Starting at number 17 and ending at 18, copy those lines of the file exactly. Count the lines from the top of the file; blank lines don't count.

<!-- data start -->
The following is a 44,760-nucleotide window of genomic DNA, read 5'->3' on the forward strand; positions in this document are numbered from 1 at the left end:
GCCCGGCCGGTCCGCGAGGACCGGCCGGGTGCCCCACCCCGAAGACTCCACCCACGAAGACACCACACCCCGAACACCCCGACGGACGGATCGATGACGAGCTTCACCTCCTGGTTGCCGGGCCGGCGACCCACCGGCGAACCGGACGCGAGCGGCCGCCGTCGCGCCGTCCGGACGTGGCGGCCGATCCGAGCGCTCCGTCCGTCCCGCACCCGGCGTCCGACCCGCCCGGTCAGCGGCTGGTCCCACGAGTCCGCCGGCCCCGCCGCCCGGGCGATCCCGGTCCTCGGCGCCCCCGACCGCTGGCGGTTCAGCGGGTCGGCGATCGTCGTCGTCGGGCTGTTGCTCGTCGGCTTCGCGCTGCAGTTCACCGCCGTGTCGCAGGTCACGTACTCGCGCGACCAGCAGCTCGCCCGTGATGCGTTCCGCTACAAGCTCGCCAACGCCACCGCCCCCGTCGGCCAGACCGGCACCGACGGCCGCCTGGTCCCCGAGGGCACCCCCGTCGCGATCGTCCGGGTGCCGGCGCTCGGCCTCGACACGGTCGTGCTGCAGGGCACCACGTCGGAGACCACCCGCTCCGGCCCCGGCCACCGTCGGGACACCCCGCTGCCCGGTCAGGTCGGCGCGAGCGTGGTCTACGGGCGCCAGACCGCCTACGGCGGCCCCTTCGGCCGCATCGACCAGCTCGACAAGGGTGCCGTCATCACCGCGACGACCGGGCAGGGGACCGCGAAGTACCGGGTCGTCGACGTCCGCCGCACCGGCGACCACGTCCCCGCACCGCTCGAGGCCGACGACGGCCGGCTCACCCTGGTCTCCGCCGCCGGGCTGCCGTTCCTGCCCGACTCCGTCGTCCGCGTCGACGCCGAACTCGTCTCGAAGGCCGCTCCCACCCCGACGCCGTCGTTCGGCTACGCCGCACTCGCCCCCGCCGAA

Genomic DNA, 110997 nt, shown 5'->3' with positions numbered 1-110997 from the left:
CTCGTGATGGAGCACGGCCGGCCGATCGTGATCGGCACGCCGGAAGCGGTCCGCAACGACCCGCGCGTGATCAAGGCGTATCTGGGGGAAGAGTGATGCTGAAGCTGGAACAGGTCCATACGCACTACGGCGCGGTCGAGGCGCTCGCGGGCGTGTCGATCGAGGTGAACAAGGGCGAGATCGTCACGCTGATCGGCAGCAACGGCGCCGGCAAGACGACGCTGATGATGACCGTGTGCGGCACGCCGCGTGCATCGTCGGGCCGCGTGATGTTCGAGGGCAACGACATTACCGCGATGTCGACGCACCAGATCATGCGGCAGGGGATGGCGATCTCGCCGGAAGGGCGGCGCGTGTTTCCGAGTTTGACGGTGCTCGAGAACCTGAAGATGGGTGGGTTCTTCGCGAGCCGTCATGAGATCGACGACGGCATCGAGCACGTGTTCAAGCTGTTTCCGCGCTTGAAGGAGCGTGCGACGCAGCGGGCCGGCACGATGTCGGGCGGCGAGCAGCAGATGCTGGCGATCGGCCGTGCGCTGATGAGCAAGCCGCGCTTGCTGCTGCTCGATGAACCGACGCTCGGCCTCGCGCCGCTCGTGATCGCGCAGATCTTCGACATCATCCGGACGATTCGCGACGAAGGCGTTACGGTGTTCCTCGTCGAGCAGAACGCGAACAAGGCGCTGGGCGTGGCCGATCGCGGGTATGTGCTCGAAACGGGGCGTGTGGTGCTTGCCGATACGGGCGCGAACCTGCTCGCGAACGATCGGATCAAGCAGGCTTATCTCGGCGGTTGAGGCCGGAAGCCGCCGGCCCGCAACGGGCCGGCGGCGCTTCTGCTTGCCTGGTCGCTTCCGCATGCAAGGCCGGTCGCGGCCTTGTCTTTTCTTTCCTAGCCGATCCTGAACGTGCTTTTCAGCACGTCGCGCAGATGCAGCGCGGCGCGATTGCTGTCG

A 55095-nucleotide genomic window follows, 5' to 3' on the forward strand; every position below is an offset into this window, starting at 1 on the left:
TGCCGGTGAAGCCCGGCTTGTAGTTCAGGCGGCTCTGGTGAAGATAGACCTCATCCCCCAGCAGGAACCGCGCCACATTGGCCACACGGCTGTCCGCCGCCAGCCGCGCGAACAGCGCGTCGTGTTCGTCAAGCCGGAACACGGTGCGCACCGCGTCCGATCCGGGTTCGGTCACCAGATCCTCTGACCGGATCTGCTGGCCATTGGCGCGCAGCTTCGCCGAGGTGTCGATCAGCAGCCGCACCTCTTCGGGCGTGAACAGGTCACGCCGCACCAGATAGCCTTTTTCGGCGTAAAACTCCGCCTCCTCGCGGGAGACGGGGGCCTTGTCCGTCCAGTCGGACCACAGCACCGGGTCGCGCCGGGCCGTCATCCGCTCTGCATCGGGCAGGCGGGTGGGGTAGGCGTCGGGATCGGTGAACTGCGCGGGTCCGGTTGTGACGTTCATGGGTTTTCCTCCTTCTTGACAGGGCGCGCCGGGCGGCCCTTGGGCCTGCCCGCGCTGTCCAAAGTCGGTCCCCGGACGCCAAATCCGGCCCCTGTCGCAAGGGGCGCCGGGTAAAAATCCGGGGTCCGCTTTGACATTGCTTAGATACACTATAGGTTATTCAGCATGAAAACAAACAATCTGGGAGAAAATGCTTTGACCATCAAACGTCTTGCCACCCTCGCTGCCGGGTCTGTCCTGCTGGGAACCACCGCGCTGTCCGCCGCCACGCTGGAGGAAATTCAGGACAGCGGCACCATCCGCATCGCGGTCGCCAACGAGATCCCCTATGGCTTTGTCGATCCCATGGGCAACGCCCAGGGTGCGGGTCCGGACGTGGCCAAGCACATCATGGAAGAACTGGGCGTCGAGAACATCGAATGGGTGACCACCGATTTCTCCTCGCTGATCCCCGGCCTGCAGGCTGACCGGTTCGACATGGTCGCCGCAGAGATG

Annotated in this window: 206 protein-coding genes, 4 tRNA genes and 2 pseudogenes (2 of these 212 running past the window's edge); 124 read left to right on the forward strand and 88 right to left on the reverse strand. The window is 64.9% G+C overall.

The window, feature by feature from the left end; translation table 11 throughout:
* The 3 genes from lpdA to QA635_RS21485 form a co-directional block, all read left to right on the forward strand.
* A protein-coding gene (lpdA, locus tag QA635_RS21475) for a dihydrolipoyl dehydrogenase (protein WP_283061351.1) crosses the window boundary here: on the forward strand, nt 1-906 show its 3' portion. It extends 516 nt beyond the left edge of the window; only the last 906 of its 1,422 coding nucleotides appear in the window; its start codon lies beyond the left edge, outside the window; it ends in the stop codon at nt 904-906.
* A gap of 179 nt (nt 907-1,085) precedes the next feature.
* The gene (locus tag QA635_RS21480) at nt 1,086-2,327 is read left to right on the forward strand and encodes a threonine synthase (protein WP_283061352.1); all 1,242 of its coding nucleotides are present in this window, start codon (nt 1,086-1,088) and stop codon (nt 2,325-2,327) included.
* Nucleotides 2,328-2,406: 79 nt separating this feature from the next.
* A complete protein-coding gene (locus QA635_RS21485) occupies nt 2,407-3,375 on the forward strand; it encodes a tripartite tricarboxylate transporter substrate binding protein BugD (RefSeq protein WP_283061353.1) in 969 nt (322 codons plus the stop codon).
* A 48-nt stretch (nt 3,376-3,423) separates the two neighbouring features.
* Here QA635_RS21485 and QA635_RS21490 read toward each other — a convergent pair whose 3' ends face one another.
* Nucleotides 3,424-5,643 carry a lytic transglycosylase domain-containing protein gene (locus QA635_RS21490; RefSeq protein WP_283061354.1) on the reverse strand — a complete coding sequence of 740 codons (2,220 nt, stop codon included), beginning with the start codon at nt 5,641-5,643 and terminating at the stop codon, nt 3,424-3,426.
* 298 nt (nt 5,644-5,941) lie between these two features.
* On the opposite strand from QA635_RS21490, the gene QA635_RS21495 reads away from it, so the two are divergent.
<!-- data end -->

* Nucleotides 3,424-5,643 carry a lytic transglycosylase domain-containing protein gene (locus QA635_RS21490; RefSeq protein WP_283061354.1) on the reverse strand — a complete coding sequence of 740 codons (2,220 nt, stop codon included), beginning with the start codon at nt 5,641-5,643 and terminating at the stop codon, nt 3,424-3,426.
* 298 nt (nt 5,644-5,941) lie between these two features.